Nursing homes would have to disclose whether private equity firms or real estate investment trusts own or help operate their facilities under a proposed rule the Centers for Medicare and Medicaid Services issued Monday.
President Joe Biden’s administration contends that promoting transparency in nursing home ownership would improve safety and quality. Research has linked private equity and REIT ownership to lower staffing levels and subpar quality care.
“We are pursuing all avenues to shine a light on this industry. We will keep doing everything we can to ensure all Americans receive the dignity, care and respect they deserve,” Health and Human Services Secretary Xavier Becerra said in a news release. Biden unveiled a slate of nursing home proposals during his State of the Union address in 2022 but few of them have come to fruition.
HHS debuted a public database of skilled nursing facility ownership information in September that draws from what facilities that treat Medicare and Medicaid beneficiaries are already required to disclose to regulators. The proposed rule lays out stricter reporting requirements: Nursing homes would have to disclose outside investors with ownership stakes in their facilities as well as any entities that provide administrative or clinical consulting services.
Long-term care industry groups offered a mixed initial response to the CMS plan.
“We agree with the administration that ownership and financing of nursing homes should be transparent to help ensure that owners or associated businesses do not profit at the cost of quality care,” LeadingAge President and CEO Katie Smith Sloan said in a news release.
While the American Health Care Association and National Center for Assisted Living supports transparency, there are more pressing matters facing the industry, President and CEO Mark Parkinson said in a news release.
“Focusing on ownership and private equity is a red herring,” Parkinson said. Less than 5% of nursing homes are owned by private equity firms and roughly 12% are owned by REITs, and they typically have no influence on daily operations, he said. “This has become a distraction from the real issues that impact the majority of providers, like Medicaid underfunding and workforce shortages.”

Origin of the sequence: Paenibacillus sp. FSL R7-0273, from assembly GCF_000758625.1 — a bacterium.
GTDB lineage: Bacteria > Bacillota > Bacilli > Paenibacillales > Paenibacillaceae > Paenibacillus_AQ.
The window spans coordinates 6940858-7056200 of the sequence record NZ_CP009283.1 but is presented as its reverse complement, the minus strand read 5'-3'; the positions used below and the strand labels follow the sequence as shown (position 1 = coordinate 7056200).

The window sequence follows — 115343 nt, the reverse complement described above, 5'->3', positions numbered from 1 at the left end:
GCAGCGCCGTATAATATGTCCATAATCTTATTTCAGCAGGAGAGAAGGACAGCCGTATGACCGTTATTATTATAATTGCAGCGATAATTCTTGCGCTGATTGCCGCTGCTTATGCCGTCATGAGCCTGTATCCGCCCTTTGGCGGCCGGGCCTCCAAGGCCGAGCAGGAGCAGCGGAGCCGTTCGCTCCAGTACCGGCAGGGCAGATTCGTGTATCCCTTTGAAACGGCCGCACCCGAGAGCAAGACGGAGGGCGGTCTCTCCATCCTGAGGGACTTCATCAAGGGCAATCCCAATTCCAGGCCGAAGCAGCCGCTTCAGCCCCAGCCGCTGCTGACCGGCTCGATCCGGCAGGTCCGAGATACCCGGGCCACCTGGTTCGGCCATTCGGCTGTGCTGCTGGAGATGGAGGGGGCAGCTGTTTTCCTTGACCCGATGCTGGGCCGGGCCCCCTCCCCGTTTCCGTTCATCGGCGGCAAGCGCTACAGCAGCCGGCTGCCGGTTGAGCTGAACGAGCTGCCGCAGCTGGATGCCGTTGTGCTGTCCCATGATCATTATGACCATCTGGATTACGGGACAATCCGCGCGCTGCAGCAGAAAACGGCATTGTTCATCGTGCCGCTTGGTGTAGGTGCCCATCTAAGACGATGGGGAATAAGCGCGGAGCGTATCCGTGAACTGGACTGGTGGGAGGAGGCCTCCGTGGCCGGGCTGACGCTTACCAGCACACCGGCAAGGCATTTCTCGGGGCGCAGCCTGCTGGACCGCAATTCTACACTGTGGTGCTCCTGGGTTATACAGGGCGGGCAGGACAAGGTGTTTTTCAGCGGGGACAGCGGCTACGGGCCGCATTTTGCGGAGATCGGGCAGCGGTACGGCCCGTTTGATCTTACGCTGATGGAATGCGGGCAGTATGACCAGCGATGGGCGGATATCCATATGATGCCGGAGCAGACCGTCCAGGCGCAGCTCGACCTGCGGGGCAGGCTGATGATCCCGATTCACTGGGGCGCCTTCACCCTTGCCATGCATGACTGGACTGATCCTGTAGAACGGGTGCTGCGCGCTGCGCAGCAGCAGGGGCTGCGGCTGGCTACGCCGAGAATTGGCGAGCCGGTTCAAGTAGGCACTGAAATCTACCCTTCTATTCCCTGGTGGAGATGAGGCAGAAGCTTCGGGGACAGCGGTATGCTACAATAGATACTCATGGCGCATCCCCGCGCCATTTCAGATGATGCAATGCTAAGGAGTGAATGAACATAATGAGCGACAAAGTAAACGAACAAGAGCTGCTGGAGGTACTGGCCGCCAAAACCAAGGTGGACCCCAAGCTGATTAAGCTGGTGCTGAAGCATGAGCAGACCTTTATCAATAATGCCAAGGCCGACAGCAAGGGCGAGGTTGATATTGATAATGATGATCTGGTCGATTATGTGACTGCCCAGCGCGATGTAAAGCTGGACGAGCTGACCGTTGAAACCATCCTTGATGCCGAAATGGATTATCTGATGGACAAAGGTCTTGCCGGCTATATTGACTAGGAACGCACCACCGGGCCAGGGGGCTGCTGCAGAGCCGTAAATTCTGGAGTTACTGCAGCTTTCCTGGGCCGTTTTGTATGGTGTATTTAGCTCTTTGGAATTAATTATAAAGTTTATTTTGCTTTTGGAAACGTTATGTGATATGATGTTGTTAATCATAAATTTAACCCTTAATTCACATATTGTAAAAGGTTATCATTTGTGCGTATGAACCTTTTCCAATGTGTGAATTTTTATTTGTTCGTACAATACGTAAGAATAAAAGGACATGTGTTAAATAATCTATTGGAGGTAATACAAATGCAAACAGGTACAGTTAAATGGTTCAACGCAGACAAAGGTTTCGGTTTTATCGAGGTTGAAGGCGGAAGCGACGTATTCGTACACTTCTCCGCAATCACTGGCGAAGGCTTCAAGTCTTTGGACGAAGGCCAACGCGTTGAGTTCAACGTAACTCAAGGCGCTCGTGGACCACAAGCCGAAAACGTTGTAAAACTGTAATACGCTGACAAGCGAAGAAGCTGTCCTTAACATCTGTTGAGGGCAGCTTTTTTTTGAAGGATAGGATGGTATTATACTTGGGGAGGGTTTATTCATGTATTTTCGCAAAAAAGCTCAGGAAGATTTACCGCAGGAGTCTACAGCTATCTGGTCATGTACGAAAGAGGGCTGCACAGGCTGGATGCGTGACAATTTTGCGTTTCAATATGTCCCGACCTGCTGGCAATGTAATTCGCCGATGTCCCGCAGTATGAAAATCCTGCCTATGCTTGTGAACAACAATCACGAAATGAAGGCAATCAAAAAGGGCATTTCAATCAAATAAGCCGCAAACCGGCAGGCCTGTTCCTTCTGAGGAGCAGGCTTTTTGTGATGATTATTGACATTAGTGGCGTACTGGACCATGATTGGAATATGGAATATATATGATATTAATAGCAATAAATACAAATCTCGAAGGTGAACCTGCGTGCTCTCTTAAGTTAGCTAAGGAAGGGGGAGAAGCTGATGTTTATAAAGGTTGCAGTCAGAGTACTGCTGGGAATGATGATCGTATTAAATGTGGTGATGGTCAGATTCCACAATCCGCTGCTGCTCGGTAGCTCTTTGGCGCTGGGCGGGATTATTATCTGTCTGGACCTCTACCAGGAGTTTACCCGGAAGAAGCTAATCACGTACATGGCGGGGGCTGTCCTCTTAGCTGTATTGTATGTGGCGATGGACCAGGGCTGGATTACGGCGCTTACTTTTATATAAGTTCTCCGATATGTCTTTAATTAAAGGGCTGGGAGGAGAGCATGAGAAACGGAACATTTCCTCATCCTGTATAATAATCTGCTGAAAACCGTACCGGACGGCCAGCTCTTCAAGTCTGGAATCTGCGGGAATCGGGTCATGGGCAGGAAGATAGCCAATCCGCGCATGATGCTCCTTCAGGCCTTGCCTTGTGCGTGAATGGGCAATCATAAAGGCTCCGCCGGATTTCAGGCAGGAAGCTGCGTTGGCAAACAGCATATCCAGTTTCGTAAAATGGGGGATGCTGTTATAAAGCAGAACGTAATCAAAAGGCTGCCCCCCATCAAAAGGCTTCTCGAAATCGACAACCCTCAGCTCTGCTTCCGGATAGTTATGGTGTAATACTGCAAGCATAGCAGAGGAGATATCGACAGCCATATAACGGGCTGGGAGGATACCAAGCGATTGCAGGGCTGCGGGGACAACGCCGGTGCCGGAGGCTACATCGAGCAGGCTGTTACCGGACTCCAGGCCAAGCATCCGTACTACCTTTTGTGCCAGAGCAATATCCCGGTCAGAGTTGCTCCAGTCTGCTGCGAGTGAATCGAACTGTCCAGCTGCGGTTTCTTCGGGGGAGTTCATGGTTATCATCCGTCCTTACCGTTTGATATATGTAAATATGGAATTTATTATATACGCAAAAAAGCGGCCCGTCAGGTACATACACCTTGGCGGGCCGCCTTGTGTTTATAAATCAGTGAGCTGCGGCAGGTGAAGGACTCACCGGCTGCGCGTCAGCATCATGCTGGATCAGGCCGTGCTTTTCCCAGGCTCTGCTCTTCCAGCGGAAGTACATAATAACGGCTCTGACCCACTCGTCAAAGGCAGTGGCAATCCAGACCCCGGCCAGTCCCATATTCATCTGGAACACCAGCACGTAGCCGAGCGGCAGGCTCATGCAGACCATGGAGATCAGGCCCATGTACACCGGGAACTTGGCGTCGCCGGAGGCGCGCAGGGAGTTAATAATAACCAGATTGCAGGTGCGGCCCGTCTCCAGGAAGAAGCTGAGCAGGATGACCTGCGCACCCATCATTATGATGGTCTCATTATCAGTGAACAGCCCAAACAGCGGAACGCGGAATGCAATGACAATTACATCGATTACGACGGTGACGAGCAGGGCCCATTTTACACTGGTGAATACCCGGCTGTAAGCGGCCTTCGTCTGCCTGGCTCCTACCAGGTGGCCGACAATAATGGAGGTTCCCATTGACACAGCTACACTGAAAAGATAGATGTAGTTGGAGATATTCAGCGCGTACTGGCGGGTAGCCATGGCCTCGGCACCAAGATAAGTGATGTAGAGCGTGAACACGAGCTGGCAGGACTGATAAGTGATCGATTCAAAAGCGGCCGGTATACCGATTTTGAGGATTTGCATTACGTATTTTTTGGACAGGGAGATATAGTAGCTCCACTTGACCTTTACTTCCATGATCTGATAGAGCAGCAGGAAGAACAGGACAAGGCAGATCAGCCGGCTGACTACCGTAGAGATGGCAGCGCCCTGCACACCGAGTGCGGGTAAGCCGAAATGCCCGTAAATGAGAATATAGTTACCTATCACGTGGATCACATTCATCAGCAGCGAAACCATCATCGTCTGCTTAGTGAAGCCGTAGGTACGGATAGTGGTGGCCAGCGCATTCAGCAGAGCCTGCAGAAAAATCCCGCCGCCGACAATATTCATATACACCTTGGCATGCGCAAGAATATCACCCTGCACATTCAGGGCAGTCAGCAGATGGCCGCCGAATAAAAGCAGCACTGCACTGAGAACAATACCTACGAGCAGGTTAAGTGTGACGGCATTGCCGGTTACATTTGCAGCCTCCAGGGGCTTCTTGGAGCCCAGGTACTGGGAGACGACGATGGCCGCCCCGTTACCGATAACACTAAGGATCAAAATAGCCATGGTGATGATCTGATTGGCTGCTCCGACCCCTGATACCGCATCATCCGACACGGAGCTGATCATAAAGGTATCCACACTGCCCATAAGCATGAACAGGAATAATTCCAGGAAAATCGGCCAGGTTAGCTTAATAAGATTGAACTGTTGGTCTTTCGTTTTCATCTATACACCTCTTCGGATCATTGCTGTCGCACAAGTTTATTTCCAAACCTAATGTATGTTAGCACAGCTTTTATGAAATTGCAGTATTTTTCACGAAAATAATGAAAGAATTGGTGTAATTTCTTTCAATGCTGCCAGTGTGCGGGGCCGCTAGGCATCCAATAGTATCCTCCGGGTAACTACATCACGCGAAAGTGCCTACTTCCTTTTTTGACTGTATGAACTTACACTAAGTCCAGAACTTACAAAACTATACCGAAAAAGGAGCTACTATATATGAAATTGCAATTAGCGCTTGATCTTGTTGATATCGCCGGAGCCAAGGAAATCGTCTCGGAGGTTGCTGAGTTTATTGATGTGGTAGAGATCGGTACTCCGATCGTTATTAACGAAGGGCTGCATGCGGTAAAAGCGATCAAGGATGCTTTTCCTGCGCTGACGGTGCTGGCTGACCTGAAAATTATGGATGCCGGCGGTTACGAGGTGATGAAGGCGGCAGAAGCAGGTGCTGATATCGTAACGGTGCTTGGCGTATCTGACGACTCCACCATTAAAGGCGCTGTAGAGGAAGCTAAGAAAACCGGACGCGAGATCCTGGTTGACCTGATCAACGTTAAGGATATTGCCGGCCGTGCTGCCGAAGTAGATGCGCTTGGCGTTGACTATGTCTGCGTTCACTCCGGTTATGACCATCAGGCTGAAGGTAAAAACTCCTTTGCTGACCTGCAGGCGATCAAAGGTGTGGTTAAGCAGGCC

More cash-strapped nursing homes have been selling their real estate assets to investment trusts, which then lease back the spaces to operators. Registered nurse staffing levels decline by as much as 6.3% within three years of a REIT investment, according a study published in Health Affairs last month.
Nursing homes also frequently turn to private equity firms amid financial distress. Despite an increase in corporate investment, roughly 400 nursing homes closed between 2020 and last month, according to CMS data. Nursing and residential care facilities shed more than 210,000 jobs over that span, Bureau of Labor Statistics data show.
Researchers and policymakers have warned that quality declines when private equity firms invest in nursing homes. A JAMA study published in November found that residents of nursing homes acquired by private equity firms were 11.1% more likely to have preventable emergency department visits and 8.7% more likely to experience preventable hospitalizations.
CMS is accepting comments on the proposed rule, which is scheduled to appear in the Federal Register on Wednesday, through April 14.
Lauren Berryman contributed to this story.